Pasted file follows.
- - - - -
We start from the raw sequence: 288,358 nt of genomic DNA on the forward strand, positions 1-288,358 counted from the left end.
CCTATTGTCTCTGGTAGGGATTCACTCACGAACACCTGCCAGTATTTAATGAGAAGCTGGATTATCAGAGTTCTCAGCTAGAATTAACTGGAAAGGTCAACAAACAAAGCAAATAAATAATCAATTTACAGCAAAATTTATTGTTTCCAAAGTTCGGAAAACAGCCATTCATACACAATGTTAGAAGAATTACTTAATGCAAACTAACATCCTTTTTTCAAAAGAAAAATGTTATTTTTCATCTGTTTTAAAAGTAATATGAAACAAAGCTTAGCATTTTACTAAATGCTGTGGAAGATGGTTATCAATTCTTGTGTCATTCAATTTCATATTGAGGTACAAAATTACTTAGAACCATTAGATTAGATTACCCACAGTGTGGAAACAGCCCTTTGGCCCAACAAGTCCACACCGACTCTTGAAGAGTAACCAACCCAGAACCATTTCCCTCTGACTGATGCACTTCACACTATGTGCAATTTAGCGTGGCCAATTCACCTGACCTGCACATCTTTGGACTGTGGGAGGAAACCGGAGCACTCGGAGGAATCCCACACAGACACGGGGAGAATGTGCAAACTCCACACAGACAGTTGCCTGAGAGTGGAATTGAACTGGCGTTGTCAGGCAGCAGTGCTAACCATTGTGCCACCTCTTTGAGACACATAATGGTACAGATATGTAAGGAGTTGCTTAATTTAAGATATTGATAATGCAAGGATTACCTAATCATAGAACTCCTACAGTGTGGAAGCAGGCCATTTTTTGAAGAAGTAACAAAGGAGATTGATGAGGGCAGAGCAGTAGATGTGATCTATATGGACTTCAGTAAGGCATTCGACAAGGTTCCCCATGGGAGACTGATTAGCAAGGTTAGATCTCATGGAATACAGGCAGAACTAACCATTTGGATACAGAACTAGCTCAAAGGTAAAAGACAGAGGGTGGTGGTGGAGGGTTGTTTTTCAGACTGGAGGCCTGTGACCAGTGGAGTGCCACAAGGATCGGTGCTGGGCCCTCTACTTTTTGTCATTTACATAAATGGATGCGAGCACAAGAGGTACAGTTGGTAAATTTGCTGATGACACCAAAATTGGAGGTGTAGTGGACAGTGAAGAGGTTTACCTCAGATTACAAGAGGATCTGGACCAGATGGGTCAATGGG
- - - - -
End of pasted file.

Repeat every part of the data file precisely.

We start from the raw sequence: 288,358 nt of genomic DNA on the forward strand, positions 1-288,358 counted from the left end.
CCTATTGTCTCTGGTAGGGATTCACTCACGAACACCTGCCAGTATTTAATGAGAAGCTGGATTATCAGAGTTCTCAGCTAGAATTAACTGGAAAGGTCAACAAACAAAGCAAATAAATAATCAATTTACAGCAAAATTTATTGTTTCCAAAGTTCGGAAAACAGCCATTCATACACAATGTTAGAAGAATTACTTAATGCAAACTAACATCCTTTTTTCAAAAGAAAAATGTTATTTTTCATCTGTTTTAAAAGTAATATGAAACAAAGCTTAGCATTTTACTAAATGCTGTGGAAGATGGTTATCAATTCTTGTGTCATTCAATTTCATATTGAGGTACAAAATTACTTAGAACCATTAGATTAGATTACCCACAGTGTGGAAACAGCCCTTTGGCCCAACAAGTCCACACCGACTCTTGAAGAGTAACCAACCCAGAACCATTTCCCTCTGACTGATGCACTTCACACTATGTGCAATTTAGCGTGGCCAATTCACCTGACCTGCACATCTTTGGACTGTGGGAGGAAACCGGAGCACTCGGAGGAATCCCACACAGACACGGGGAGAATGTGCAAACTCCACACAGACAGTTGCCTGAGAGTGGAATTGAACTGGCGTTGTCAGGCAGCAGTGCTAACCATTGTGCCACCTCTTTGAGACACATAATGGTACAGATATGTAAGGAGTTGCTTAATTTAAGATATTGATAATGCAAGGATTACCTAATCATAGAACTCCTACAGTGTGGAAGCAGGCCATTTTTTGAAGAAGTAACAAAGGAGATTGATGAGGGCAGAGCAGTAGATGTGATCTATATGGACTTCAGTAAGGCATTCGACAAGGTTCCCCATGGGAGACTGATTAGCAAGGTTAGATCTCATGGAATACAGGCAGAACTAACCATTTGGATACAGAACTAGCTCAAAGGTAAAAGACAGAGGGTGGTGGTGGAGGGTTGTTTTTCAGACTGGAGGCCTGTGACCAGTGGAGTGCCACAAGGATCGGTGCTGGGCCCTCTACTTTTTGTCATTTACATAAATGGATGCGAGCACAAGAGGTACAGTTGGTAAATTTGCTGATGACACCAAAATTGGAGGTGTAGTGGACAGTGAAGAGGTTTACCTCAGATTACAAGAGGATCTGGACCAGATGGGTCAATGGG